Thanks to the media, legislative change and the extensive hard work of many passionate individuals, our social consciousness has begun to accept that queer relationships are fundementally very similar to straight relationships.
Queers deal with flirting, rejection, break-ups and infidelities; we can all fall in love, fall out of love, get our hearts broken, get married, have kids, get divorced, etc. One aspect of queer relationships and queer love that is on par with straight relationships but hardly acknowledged are the realities of family violence. It’s sad to say, but LGBTQ people suffering an abusive relationship are often ignored, by everyone. The straight establishment often fails to understand abuse within a queer relationship (ie. what happens when two women in a relationship claim the other is abusive and call the same shelter looking for a bed?) and the gay community is often hesitant to acknowledge this darker side of queer love when socially and legally fighting for legal recognition of their relationships (aka presenting the rosiest picture possible to the cons).
I’m going to be using the word “abuser” for the person using violence, and the word “victim” for the person who is experiencing the violence for simplicities sake. But please understand that I acknowledge that both people, abuser and victim, are complex individuals whose lives expand beyond these labels.
Is It Family Violence?
Family Violence, also known as Domestic Violence, Domestic Abuse and Intimate Partner Violence, is the systemic (on-going), unilateral (going one-way) use of single or multiple forms of violence by the abuser to gain power and control over the victim. It is not mutual, it is not consensual and it is not justifiable. It often escalates over time, and can have a profound, lasting impact on any children who are witness to it. There are many types of violence that could be used by an abuser to get what they want from the victim:
This is the most recognized form of violence in abusive relationships. Physical violence can include hitting, kicking, slapping, pinching, hair-pulling, pushing, shoving, restraining or physically preventing the victim from moving or leaving, choking or using a weapon against the victim.
Using putdowns, insults, criticism, isolating the victim from friends, family and the community, blackmailing the victim, false accusations, humiliating and doing other things for the purpose of lowering the victim’s self-esteem. In queer relationships, this could also mean threatening to out a partner who isn’t openly gay.
Forcing or coercing the victim to accept or perform unwanted sexual acts, forcing or coercing the victim to accept or perform unwanted sexual acts for money or gifts, filming an unconsenting partner in a consensual or unconsensual sexual act or performing sexual acts on a partner who is asleep or intoxicated to the point they cannot consent. Sexualized violence is NOT sex; it is using sexual acts as a weapon. This also includes refusing the victim access to or use of safer sex information or birth control (including condoms)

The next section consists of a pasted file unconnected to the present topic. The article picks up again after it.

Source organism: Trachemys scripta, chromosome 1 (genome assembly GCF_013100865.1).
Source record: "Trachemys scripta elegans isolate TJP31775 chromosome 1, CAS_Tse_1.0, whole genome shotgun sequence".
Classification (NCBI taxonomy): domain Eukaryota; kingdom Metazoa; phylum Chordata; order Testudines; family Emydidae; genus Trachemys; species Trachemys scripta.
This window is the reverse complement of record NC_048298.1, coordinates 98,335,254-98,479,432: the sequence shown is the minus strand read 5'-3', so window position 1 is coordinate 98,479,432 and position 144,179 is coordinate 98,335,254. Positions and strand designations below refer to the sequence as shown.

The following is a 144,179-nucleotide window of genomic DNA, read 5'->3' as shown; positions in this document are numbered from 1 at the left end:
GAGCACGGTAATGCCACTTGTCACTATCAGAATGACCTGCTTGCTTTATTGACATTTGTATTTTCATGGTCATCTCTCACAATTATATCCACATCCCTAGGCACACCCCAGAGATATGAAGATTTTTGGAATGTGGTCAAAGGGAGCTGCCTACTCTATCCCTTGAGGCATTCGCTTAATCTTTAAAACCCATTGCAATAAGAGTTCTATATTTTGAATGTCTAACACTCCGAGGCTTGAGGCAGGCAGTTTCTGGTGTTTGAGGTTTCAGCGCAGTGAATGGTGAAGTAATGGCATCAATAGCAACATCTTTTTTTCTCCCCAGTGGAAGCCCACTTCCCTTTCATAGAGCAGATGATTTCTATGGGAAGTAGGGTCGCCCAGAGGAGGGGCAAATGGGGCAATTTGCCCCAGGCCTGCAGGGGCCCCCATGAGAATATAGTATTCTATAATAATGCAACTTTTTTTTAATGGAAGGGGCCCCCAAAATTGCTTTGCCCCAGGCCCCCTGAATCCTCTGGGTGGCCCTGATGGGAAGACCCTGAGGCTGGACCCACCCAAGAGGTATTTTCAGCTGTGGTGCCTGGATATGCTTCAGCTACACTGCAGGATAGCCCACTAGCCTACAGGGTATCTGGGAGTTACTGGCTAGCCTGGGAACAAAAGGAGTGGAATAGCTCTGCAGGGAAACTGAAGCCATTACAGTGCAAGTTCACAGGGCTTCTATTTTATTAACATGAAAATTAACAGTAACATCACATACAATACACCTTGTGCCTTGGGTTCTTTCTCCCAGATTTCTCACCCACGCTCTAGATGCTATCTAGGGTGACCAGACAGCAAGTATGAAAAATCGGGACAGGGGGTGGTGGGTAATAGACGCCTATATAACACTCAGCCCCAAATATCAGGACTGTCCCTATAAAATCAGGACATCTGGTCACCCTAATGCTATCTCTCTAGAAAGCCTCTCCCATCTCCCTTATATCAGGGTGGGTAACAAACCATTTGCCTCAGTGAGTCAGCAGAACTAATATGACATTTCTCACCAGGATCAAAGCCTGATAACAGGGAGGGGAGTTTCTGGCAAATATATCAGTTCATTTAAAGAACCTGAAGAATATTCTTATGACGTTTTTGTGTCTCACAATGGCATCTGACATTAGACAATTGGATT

Controlling the victim’s assets and income, demanding money, threatening or committing extortion, controlling the victim’s financial autonomy and work and forcing the victim to sell or buy goods and services.
Threatening to harm the victim, people the victim cares about, the victim’s pets or the victim’s property.
Damaging or destroying the victim’s property and harming or killing the victim’s pets.
This mostly applies to relationships where one or both persons are suffering from chronic health conditions or disabilities. Denying the ill or disabled person of their medications or support equipment, stealing these items and preventing the victim from accessing appropriate medical and psychiatric care.
No, It Isn’t Just A Bad Temper
Family Violence is not caused by anger, a ‘bad temper’, their own past victimization, alcohol or drugs; the abuser chooses to use violence to get what they want. We know this because the abuser can maintain control of their ‘anger’ or ‘alcohol’ in situations where it won’t serve their purpse to ‘blow up’ (they won’t punch their boss if she pisses them off and they won’t start punching the victim in the middle of a crowded supermarket). That does not mean that the abuser is a bad person; it means that they are making bad decisions, and they can choose not to use violence. But this needs to be their choice. No amount of pleading, asking or complying with the abuser’s demands will guarantee that they will decide not to use violence.
Why Don’t They Leave?
A lot of people who know someone who is a victim of Family Violence ask “Why don’t they just leave”? Watching a friend or family member being victimized is just awful, and it can be very frustrating to watch someone you care about suffering and ‘deciding’ to stay with an abusive partner. But victims of family violence don’t often have as many choices as we’d like to think. They may love their abuser genuinely and hold out hope that they may change one day (as many abusers often claim that the abuse will stop many times). If they suffer from low self-esteem they may feel like no one else will ever want them. If the couple has children together the victim may not want to break up their family. He or she may rely on their abuser for financial support, and fear that they will not be able to support themselves financially, especially if they lack education or employable skills. They may lack access to a suitable emergency shelter (especially true for gay or male-identified men), housing, emotional or social supports.